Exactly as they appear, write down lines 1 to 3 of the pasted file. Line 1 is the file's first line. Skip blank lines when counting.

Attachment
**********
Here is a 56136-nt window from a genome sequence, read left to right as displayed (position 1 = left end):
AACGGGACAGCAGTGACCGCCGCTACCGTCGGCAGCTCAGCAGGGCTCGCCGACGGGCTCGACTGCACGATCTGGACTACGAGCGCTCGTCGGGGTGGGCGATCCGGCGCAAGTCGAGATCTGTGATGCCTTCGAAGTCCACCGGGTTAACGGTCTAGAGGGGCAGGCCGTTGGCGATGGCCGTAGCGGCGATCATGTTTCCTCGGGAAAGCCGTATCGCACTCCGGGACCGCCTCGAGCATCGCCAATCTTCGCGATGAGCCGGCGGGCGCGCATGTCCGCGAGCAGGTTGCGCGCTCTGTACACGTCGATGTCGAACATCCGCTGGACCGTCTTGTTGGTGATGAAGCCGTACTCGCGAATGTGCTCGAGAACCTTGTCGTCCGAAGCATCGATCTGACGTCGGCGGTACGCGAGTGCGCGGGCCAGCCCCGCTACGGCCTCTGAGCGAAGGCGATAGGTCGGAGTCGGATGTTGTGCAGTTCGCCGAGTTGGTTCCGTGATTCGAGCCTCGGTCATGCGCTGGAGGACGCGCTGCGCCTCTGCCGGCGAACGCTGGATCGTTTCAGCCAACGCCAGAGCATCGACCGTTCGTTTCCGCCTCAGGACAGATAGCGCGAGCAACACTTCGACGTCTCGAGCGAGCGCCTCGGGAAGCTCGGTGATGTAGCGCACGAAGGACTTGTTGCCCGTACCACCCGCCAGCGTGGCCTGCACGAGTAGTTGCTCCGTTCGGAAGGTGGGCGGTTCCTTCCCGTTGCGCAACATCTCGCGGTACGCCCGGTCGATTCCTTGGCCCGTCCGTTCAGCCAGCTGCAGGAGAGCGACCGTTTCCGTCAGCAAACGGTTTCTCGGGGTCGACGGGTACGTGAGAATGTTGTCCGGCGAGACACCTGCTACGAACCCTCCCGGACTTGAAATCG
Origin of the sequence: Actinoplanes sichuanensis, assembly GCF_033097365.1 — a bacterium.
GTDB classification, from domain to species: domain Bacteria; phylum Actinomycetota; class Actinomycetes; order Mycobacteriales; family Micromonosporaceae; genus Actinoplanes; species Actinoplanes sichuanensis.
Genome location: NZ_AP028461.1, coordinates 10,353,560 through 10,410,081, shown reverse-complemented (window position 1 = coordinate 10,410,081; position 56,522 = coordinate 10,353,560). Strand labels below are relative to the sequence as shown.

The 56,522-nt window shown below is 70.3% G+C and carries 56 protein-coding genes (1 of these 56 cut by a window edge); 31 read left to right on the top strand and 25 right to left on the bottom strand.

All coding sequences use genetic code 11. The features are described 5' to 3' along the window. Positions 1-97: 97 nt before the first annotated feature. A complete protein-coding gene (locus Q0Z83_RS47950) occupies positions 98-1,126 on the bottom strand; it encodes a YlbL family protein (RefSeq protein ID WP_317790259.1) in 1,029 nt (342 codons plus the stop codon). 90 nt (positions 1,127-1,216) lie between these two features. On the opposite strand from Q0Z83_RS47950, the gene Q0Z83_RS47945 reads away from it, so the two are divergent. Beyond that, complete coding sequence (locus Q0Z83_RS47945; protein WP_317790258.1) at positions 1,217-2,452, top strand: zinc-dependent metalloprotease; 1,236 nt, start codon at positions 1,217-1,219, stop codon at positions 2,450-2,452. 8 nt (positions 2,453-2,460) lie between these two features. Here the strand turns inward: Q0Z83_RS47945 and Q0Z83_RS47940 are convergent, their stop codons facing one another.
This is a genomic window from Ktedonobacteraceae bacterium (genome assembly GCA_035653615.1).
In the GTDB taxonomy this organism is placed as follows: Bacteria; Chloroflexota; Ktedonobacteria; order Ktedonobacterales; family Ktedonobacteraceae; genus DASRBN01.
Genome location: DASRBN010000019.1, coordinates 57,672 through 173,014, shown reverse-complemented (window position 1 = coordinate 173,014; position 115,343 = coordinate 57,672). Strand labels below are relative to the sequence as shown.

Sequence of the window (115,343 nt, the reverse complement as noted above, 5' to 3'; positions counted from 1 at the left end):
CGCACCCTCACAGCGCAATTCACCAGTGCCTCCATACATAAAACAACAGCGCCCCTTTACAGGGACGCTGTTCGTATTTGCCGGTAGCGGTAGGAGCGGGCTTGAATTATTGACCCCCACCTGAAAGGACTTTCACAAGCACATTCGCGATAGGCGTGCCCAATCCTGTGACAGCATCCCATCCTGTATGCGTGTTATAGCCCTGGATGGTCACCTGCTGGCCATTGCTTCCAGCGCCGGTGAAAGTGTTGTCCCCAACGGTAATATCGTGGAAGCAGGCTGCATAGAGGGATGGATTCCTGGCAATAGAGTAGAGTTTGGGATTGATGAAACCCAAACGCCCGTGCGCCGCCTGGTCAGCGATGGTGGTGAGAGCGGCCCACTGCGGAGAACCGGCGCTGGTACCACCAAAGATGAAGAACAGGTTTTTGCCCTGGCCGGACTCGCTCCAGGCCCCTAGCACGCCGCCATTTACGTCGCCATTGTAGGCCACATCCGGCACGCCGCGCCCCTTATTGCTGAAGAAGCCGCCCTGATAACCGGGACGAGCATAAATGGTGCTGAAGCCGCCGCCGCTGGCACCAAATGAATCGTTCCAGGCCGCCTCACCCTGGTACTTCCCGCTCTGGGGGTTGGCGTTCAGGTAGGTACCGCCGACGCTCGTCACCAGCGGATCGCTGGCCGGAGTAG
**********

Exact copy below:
Here is a 56136-nt window from a genome sequence, read left to right as displayed (position 1 = left end):
AACGGGACAGCAGTGACCGCCGCTACCGTCGGCAGCTCAGCAGGGCTCGCCGACGGGCTCGACTGCACGATCTGGACTACGAGCGCTCGTCGGGGTGGGCGATCCGGCGCAAGTCGAGATCTGTGATGCCTTCGAAGTCCACCGGGTTAACGGTCTAGAGGGGCAGGCCGTTGGCGATGGCCGTAGCGGCGATCATGTTTCCTCGGGAAAGCCGTATCGCACTCCGGGACCGCCTCGAGCATCGCCAATCTTCGCGATGAGCCGGCGGGCGCGCATGTCCGCGAGCAGGTTGCGCGCTCTGTACACGTCGATGTCGAACATCCGCTGGACCGTCTTGTTGGTGATGAAGCCGTACTCGCGAATGTGCTCGAGAACCTTGTCGTCCGAAGCATCGATCTGACGTCGGCGGTACGCGAGTGCGCGGGCCAGCCCCGCTACGGCCTCTGAGCGAAGGCGATAGGTCGGAGTCGGATGTTGTGCAGTTCGCCGAGTTGGTTCCGTGATTCGAGCCTCGGTCATGCGCTGGAGGACGCGCTGCGCCTCTGCCGGCGAACGCTGGATCGTTTCAGCCAACGCCAGAGCATCGACCGTTCGTTTCCGCCTCAGGACAGATAGCGCGAGCAACACTTCGACGTCTCGAGCGAGCGCCTCGGGAAGCTCGGTGATGTAGCGCACGAAGGACTTGTTGCCCGTACCACCCGCCAGCGTGGCCTGCACGAGTAGTTGCTCCGTTCGGAAGGTGGGCGGTTCCTTCCCGTTGCGCAACATCTCGCGGTACGCCCGGTCGATTCCTTGGCCCGTCCGTTCAGCCAGCTGCAGGAGAGCGACCGTTTCCGTCAGCAAACGGTTTCTCGGGGTCGACGGGTACGTGAGAATGTTGTCCGGCGAGACACCTGCTACGAACCCTCCCGGACTTGAAATCG
Origin of the sequence: Actinoplanes sichuanensis, assembly GCF_033097365.1 — a bacterium.